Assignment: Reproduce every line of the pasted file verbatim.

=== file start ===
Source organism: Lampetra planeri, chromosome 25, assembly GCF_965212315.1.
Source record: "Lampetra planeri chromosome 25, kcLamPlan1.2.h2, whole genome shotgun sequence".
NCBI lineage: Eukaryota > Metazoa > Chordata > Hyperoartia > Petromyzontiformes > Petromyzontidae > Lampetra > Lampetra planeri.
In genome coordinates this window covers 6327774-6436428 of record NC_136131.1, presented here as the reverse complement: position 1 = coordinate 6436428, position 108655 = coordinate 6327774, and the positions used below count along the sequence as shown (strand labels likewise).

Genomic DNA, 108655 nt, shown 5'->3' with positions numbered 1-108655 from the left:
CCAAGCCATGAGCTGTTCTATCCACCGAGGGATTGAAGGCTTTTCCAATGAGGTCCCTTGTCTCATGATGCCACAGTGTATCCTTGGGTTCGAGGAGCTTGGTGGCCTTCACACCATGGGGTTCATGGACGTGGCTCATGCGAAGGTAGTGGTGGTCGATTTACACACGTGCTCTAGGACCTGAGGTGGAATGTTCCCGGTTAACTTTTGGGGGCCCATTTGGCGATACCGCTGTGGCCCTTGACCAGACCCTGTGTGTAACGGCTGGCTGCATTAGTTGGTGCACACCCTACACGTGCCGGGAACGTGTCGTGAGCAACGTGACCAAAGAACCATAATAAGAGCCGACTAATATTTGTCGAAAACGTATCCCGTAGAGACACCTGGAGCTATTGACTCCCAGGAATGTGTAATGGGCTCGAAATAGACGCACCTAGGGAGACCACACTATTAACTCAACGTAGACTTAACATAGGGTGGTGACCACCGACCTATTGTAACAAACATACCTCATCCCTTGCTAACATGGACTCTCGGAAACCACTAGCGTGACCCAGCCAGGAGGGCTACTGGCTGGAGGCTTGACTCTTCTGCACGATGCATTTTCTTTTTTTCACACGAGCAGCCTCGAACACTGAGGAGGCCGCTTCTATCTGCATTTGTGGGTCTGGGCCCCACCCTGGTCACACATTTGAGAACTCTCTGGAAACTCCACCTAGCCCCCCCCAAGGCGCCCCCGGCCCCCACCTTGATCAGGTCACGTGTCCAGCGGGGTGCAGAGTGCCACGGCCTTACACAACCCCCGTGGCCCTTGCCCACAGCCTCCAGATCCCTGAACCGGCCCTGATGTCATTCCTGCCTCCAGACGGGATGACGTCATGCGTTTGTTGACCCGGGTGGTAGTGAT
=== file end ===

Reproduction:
Source organism: Lampetra planeri, chromosome 25, assembly GCF_965212315.1.
Source record: "Lampetra planeri chromosome 25, kcLamPlan1.2.h2, whole genome shotgun sequence".
NCBI lineage: Eukaryota > Metazoa > Chordata > Hyperoartia > Petromyzontiformes > Petromyzontidae > Lampetra > Lampetra planeri.
In genome coordinates this window covers 6327774-6436428 of record NC_136131.1, presented here as the reverse complement: position 1 = coordinate 6436428, position 108655 = coordinate 6327774, and the positions used below count along the sequence as shown (strand labels likewise).

Genomic DNA, 108655 nt, shown 5'->3' with positions numbered 1-108655 from the left:
CCAAGCCATGAGCTGTTCTATCCACCGAGGGATTGAAGGCTTTTCCAATGAGGTCCCTTGTCTCATGATGCCACAGTGTATCCTTGGGTTCGAGGAGCTTGGTGGCCTTCACACCATGGGGTTCATGGACGTGGCTCATGCGAAGGTAGTGGTGGTCGATTTACACACGTGCTCTAGGACCTGAGGTGGAATGTTCCCGGTTAACTTTTGGGGGCCCATTTGGCGATACCGCTGTGGCCCTTGACCAGACCCTGTGTGTAACGGCTGGCTGCATTAGTTGGTGCACACCCTACACGTGCCGGGAACGTGTCGTGAGCAACGTGACCAAAGAACCATAATAAGAGCCGACTAATATTTGTCGAAAACGTATCCCGTAGAGACACCTGGAGCTATTGACTCCCAGGAATGTGTAATGGGCTCGAAATAGACGCACCTAGGGAGACCACACTATTAACTCAACGTAGACTTAACATAGGGTGGTGACCACCGACCTATTGTAACAAACATACCTCATCCCTTGCTAACATGGACTCTCGGAAACCACTAGCGTGACCCAGCCAGGAGGGCTACTGGCTGGAGGCTTGACTCTTCTGCACGATGCATTTTCTTTTTTTCACACGAGCAGCCTCGAACACTGAGGAGGCCGCTTCTATCTGCATTTGTGGGTCTGGGCCCCACCCTGGTCACACATTTGAGAACTCTCTGGAAACTCCACCTAGCCCCCCCCAAGGCGCCCCCGGCCCCCACCTTGATCAGGTCACGTGTCCAGCGGGGTGCAGAGTGCCACGGCCTTACACAACCCCCGTGGCCCTTGCCCACAGCCTCCAGATCCCTGAACCGGCCCTGATGTCATTCCTGCCTCCAGACGGGATGACGTCATGCGTTTGTTGACCCGGGTGGTAGTGAT